The acquisition of the steel mill by HBIS in 2016, amidst high-profile visits from Chinese President Xi Jinping, was initially celebrated as a testament to growing economic ties between China and Serbia. However, the subsequent surge in Pollution levels has cast a shadow over this narrative of progress.

Locals attribute the worsening pollution to the influx of Chinese investment, pointing to throat irritations, persistent soot accumulation, and unpleasant odors as daily reminders of their deteriorating environment.

Activists like Nikola Krstic from NGO Tvrdjava raise alarming concerns about the spike in Pollution since HBIS took over the mill. Despite efforts to address the issue, including a detailed analysis of the dust emissions and legal action against the company, the community’s plight remains largely unresolved.

The Serbian Environmental Protection Agency’s repeated classification of Smederevo as one of the country’s most polluted cities. Data from the Smederevo Health Centre revealing a four-fold increase in cancer cases between 2011 and 2019 further amplifies concerns about the long-term health consequences of unchecked Pollution.

While HBIS has outlined plans to mitigate the environmental impact, skepticism prevails among residents like Milic, who have witnessed promises fall short in the past. The company’s proposed measures, such as constructing a wall around raw material storage and implementing new processing technologies, offer hope but are met with cautious optimism.

[Edit typo.]

3
 
 

In the villages surrounding the eastern Serbian city of Smederevo, trouble has brewed over the last eight years. Once a symbol of economic promise, the steel mill acquired by Chinese company HBIS has become synonymous with environmental degradation and health hazards for the local community.

Dubbed the “red village” due to the perpetual crimson hue that coats everything in sight, Radinac is a poignant example of the detrimental effects of industrial Pollution on local life. Concerns about rising cancer cases and the presence of toxic substances like arsenic, chromium, and lead in the dust hang heavily over the community. Residents of nearby villages, such as Radinac, speak of their daily struggles with heavy air pollution and the omnipresent red dust that blankets their homes and streets.

Dragana Milic shares the heartbreaking reality of her grandchildren refusing to venture outdoors, highlighting the profound impact of Pollution on the younger generation’s quality of life. She said, “They won’t play outside.”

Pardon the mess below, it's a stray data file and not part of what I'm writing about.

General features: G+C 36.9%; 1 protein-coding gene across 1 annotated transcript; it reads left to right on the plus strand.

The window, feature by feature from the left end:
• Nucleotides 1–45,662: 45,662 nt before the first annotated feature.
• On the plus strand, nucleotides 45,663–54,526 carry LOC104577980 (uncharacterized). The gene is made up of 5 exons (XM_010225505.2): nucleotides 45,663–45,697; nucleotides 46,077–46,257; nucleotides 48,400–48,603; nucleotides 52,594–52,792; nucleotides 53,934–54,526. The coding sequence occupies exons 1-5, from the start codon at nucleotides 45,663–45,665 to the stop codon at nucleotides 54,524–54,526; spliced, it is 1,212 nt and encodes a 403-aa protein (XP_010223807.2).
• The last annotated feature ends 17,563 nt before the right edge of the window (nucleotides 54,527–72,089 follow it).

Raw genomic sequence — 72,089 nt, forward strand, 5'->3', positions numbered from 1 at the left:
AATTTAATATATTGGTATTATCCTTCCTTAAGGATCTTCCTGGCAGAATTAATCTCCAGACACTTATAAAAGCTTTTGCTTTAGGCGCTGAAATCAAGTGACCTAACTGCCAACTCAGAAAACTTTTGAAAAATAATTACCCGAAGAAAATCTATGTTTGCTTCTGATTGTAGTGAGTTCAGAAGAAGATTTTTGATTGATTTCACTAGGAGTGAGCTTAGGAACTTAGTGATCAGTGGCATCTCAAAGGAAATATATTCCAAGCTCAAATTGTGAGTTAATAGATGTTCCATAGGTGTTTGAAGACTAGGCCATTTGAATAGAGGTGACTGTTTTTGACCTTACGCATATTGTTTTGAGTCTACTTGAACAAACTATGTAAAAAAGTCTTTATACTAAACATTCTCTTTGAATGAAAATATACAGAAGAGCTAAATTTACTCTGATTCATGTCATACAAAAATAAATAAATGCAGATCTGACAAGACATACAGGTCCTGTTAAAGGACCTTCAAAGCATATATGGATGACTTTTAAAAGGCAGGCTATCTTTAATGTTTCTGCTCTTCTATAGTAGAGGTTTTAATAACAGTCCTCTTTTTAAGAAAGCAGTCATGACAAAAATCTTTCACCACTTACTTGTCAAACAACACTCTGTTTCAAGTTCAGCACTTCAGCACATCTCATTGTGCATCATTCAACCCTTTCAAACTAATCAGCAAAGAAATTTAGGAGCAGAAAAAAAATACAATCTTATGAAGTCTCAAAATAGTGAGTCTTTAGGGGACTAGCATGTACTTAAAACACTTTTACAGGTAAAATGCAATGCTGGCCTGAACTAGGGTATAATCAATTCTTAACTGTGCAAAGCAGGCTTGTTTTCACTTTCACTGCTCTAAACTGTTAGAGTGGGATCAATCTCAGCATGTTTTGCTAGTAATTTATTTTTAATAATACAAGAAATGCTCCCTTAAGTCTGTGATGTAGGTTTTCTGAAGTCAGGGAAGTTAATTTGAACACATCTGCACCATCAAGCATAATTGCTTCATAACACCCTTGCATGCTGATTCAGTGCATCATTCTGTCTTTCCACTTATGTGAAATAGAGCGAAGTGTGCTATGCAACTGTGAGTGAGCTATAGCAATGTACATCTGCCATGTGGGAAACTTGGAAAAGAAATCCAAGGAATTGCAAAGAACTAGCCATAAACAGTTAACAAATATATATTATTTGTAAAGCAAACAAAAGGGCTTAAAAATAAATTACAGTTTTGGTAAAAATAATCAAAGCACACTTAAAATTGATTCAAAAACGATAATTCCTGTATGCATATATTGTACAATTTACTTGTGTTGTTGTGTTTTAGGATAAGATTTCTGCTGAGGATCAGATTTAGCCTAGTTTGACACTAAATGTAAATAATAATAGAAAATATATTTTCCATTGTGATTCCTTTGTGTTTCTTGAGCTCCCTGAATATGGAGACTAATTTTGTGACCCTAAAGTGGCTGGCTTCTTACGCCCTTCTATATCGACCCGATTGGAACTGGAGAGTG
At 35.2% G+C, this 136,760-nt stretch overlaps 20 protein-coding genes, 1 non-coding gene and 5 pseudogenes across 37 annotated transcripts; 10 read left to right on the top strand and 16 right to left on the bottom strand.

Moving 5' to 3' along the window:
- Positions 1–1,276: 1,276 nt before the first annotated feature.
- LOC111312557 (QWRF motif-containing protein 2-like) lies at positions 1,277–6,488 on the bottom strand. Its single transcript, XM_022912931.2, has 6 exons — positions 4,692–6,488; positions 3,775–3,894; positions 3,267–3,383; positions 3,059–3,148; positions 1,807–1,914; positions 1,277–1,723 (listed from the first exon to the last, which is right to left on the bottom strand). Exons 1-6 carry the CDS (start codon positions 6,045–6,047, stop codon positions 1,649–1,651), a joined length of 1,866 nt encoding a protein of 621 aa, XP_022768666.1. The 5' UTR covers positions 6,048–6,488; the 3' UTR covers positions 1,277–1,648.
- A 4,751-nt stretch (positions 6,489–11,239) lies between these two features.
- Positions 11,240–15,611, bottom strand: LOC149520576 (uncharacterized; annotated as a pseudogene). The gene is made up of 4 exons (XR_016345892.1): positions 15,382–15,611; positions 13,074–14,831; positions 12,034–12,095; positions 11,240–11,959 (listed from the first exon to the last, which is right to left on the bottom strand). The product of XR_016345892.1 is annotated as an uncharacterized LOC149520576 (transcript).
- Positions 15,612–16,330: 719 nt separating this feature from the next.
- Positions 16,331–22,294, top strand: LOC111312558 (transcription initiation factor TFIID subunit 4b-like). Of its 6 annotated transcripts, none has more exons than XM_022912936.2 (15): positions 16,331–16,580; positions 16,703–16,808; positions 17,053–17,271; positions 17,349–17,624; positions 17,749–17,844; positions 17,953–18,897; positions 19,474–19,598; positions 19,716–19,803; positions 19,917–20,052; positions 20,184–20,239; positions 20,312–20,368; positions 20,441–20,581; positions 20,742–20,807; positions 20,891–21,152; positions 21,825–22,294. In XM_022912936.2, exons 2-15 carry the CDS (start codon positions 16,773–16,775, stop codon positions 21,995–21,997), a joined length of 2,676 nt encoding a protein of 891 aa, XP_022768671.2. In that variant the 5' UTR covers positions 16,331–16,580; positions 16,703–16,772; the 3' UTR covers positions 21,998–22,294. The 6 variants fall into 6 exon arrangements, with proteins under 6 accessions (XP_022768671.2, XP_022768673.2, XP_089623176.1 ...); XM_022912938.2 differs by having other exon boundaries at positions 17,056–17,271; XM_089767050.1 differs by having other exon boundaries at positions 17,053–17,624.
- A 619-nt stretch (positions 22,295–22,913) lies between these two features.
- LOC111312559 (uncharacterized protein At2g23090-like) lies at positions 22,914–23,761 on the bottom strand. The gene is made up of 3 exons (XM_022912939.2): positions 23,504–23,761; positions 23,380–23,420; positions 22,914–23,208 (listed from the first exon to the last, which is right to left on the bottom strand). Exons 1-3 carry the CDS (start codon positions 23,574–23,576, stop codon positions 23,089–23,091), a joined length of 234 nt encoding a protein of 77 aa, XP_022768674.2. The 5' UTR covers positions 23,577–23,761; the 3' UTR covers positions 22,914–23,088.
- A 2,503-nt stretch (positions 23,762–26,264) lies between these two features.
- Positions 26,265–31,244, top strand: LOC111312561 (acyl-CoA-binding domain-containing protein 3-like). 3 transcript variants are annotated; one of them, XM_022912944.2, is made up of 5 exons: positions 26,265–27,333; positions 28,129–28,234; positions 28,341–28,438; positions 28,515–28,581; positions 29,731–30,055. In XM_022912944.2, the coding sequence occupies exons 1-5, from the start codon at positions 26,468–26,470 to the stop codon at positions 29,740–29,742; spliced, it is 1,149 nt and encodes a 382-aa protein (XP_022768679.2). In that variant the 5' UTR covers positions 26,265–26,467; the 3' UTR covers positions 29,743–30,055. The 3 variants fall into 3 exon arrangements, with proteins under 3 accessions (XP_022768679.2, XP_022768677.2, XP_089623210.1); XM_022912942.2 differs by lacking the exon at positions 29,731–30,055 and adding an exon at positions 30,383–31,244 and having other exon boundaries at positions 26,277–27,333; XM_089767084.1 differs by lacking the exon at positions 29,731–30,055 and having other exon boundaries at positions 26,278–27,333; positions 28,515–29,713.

The acquisition of the steel mill by HBIS in 2016, amidst high-profile visits from Chinese President Xi Jinping, was initially celebrated as a testament to growing economic ties between China and Serbia. However, the subsequent surge in Pollution levels has cast a shadow over this narrative of progress.

Locals attribute the worsening pollution to the influx of Chinese investment, pointing to throat irritations, persistent soot accumulation, and unpleasant odors as daily reminders of their deteriorating environment.

Activists like Nikola Krstic from NGO Tvrdjava raise alarming concerns about the spike in Pollution since HBIS took over the mill. Despite efforts to address the issue, including a detailed analysis of the dust emissions and legal action against the company, the community’s plight remains largely unresolved.

The Serbian Environmental Protection Agency’s repeated classification of Smederevo as one of the country’s most polluted cities. Data from the Smederevo Health Centre revealing a four-fold increase in cancer cases between 2011 and 2019 further amplifies concerns about the long-term health consequences of unchecked Pollution.

While HBIS has outlined plans to mitigate the environmental impact, skepticism prevails among residents like Milic, who have witnessed promises fall short in the past. The company’s proposed measures, such as constructing a wall around raw material storage and implementing new processing technologies, offer hope but are met with cautious optimism.

[Edit typo.]